Koi Food Secrets to Raising Quality Koi
Japanese koi are the most colorful and magnificent fish that you can keep in any fresh water environment. The different color and pattern variations associated with the different koi varieties can be like an artist painting on each fish. Even the white of the Platinum Ogon koi can be breathtaking. Especially for a fish that can grow to 30 inches and live to 50 years in the right environment. From the Asagi to the Utsuri, there are many factors involved in raising these magnificent koi. Many koi keepers have done all the right things in creating a koi pond large enough, with plenty of water movement and filtration to keep and grow large koi. They may buy quality Japanese koi that started out looking great, but as time goes by may loose koi to disease or have the colors seem to wash out. Many koi keepers overlook the importance of using a premium koi food that meets all the nutritional needs of their koi. It’s like humans eating a diet of junk food and expecting to be trim and healthy and live a long life.
The Japanese have spent many years developing the different breeds by careful selection and also developing their own formulas of food for the best growth, color, and health. The best koi in the world are grown in mud ponds in the fertile valleys of Niigata in Japan. The reason for this is because of the minerals present in the clay of these mud ponds that ad to the color and health of the koi. Dainichi is the only koi food that incorporates bentonite clay in their koi foods. Bentonite clay contains over 60 minerals and trace elements that aid in enhancing digestion and growth, as well as neutralizing metabolic toxins. Koi that have a poor diet will show up in the whites looking dingy, especially in the face where it will look more yellow than in the rest of the koi. You can also add bentonite clay directly to the pond water to help stabilize the water ph. Koi will ingest significant quantities of silt and other indigestible detritus from their natural environment which will act to bulk out the diet. Having gravel in the bottom of your pond gives a place for this silt and detritus to build up without having the turbid water that you would in a mud pond. It will also harbor worms and small crustaceans that the koi will feed on. Water lilies can be taken out of the pots and planted directly in the gravel adding to the ecosystem of the pond.
The metabolism of koi reaches a peak at water temperatures of 75° F. During this time it is essential that they receive a high protein diet to aid in growth and color. They also need to be fed at least twice a day, three times is better. Koi do not have stomachs, and when their metabolism is high they forage constantly. Fish meal and krill for color are protein ingredients to look for in a high quality koi food.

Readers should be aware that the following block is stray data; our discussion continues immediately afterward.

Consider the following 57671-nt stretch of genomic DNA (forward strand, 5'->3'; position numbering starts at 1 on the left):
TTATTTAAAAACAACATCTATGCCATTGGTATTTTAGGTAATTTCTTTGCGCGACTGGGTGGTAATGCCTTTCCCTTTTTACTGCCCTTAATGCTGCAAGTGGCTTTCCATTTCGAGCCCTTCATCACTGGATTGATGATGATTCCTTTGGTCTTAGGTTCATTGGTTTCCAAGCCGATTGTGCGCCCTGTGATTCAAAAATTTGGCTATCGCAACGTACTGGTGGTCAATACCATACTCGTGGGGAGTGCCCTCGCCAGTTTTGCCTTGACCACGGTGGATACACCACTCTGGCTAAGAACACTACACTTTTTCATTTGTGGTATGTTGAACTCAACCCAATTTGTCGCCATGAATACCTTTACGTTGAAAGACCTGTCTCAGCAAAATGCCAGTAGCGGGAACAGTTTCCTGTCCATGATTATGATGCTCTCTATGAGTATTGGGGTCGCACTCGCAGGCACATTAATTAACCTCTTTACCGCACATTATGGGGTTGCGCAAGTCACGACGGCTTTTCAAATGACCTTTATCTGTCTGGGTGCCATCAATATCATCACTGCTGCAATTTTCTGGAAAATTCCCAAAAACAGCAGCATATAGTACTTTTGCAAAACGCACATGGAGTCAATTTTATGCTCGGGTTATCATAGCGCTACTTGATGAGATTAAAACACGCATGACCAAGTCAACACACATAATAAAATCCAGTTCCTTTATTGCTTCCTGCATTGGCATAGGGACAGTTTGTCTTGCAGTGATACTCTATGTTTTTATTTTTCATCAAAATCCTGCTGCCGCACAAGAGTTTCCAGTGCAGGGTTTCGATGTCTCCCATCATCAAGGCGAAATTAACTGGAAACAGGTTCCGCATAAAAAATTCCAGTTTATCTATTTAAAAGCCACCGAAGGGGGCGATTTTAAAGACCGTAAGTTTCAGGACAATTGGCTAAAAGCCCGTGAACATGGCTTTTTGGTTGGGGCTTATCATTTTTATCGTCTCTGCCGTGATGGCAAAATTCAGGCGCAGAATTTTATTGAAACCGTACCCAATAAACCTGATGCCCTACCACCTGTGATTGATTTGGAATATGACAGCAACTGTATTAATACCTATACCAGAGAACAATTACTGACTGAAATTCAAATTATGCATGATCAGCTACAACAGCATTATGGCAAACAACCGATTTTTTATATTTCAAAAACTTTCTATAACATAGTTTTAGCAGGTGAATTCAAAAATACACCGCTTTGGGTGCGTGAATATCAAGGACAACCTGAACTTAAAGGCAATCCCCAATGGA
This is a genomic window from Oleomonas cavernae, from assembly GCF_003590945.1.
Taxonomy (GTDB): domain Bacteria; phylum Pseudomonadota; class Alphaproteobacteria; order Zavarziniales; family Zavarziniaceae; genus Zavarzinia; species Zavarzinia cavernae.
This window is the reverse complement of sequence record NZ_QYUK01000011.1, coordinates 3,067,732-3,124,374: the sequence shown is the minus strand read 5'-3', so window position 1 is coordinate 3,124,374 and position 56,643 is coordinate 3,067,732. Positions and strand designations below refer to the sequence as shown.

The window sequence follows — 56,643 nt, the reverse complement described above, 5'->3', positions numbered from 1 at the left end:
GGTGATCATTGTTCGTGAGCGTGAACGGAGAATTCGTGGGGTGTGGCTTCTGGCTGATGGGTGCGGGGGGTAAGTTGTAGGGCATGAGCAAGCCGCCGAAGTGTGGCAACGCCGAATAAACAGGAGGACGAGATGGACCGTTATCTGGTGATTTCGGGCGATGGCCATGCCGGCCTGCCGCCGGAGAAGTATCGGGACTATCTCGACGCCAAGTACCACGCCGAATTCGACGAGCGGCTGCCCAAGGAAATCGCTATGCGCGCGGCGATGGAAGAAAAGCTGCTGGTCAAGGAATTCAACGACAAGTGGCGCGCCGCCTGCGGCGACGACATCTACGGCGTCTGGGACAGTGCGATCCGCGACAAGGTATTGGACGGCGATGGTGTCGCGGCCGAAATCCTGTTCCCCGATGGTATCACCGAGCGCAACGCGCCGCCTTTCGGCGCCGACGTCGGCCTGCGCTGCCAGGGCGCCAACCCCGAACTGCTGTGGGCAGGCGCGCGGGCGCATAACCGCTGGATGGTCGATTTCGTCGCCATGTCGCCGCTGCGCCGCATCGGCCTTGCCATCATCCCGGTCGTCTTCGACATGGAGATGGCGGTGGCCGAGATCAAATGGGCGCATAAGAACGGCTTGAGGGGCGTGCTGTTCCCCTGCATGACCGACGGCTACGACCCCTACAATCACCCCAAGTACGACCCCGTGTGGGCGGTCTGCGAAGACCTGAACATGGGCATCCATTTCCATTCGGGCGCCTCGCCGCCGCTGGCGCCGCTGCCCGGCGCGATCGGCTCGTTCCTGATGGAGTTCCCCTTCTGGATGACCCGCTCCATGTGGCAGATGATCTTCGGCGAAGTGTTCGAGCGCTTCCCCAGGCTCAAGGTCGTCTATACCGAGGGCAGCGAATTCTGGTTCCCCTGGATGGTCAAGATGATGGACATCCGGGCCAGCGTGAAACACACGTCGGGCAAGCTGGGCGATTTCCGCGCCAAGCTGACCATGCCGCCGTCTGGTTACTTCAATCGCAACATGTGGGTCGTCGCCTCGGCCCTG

Koi Eat Plants
There are a lot of people that will tell you not to put Japanese koi and plants together. Pet stores and internet articles suggest that koi will destroy any plants you put in your pond. Koi are omnivorous and need vegetable matter in their diet. A high quality koi food will contain spirulina algae which also enhances color. Since koi forage constantly it is good to grow a plant in your pond that will keep up with the appetite of the koi. Watercress is an excellent plant food source for koi. Watercress contains significant amounts of iron, calcium and folic acid, in addition to vitamins A and C, and koi love it. It is best to plant on a shallow ledge with rocks around it to keep the koi from pulling up the roots. You can buy it in the produce section of your grocery store. Just stick it in some shallow water in gravel and it will grow.
Different Foods for the Seasons
During the cooler seasons of spring and fall it is best to feed a food that is higher in vegetable matter, lower in protein, and easy to digest. In the summer months, when the water temperature is above 70° F switch to a higher protein formula. When the water temperature is above 70° F it takes about 16 hours for the food to move completely through a koi digestive tract. At 50° F it can take up to 60 hours and food intake is much less. Only feed the koi as much as they will eat within a few minutes. It is much better to feed 3 times a day in the summer months. At 50° – 55° feed 2 – 3 times a week. When the water temperature goes below 50° F do not feed the koi at all. If the food is not digested due to the low metabolism it can rot in the gut of the koi and cause death.
Cost Versus Quality
If you consider the cost of a high quality food versus the “cheap” foods, there is not that much difference. Keeping healthy koi using a high quality food means fewer outbreaks of disease and lower mortality rates. You are not spending money replacing koi or treating for disease with medications due to poor health because of a poor diet. You also have to go by weight and not just the physical size of the bag. Cheaper foods tend to be more airy while the premium foods tend to be more dense, so it looks like you are getting more food than you actually are with the cheap food. Many times, if compared by weight, the price is pretty close. In the long run it may actually be cheaper to buy the premium koi food. You will definitely notice the difference in the color, growth, and overall health of the koi over just a short time.
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